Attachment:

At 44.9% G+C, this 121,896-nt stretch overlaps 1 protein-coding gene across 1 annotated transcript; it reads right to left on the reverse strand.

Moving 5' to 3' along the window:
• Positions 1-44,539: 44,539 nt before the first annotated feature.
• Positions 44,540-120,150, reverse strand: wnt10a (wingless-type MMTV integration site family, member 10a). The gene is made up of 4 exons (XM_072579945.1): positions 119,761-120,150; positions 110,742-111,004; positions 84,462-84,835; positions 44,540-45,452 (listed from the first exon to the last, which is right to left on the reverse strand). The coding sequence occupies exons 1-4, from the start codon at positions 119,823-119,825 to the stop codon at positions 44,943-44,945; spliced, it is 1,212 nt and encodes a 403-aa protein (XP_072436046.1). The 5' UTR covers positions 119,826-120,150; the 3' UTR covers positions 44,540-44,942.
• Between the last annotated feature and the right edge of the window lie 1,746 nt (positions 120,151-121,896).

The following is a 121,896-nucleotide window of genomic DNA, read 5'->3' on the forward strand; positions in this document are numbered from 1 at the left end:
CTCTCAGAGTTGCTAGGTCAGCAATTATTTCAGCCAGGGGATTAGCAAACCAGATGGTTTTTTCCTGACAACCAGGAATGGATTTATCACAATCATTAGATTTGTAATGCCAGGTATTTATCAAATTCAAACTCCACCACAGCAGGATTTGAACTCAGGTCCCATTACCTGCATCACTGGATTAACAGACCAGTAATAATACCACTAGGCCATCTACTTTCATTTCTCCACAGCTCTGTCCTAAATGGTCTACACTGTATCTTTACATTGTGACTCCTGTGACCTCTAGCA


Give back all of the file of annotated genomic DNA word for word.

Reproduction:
At 44.9% G+C, this 121,896-nt stretch overlaps 1 protein-coding gene across 1 annotated transcript; it reads right to left on the reverse strand.

Moving 5' to 3' along the window:
• Positions 1-44,539: 44,539 nt before the first annotated feature.
• Positions 44,540-120,150, reverse strand: wnt10a (wingless-type MMTV integration site family, member 10a). The gene is made up of 4 exons (XM_072579945.1): positions 119,761-120,150; positions 110,742-111,004; positions 84,462-84,835; positions 44,540-45,452 (listed from the first exon to the last, which is right to left on the reverse strand). The coding sequence occupies exons 1-4, from the start codon at positions 119,823-119,825 to the stop codon at positions 44,943-44,945; spliced, it is 1,212 nt and encodes a 403-aa protein (XP_072436046.1). The 5' UTR covers positions 119,826-120,150; the 3' UTR covers positions 44,540-44,942.
• Between the last annotated feature and the right edge of the window lie 1,746 nt (positions 120,151-121,896).

The following is a 121,896-nucleotide window of genomic DNA, read 5'->3' on the forward strand; positions in this document are numbered from 1 at the left end:
CTCTCAGAGTTGCTAGGTCAGCAATTATTTCAGCCAGGGGATTAGCAAACCAGATGGTTTTTTCCTGACAACCAGGAATGGATTTATCACAATCATTAGATTTGTAATGCCAGGTATTTATCAAATTCAAACTCCACCACAGCAGGATTTGAACTCAGGTCCCATTACCTGCATCACTGGATTAACAGACCAGTAATAATACCACTAGGCCATCTACTTTCATTTCTCCACAGCTCTGTCCTAAATGGTCTACACTGTATCTTTACATTGTGACTCCTGTGACCTCTAGCA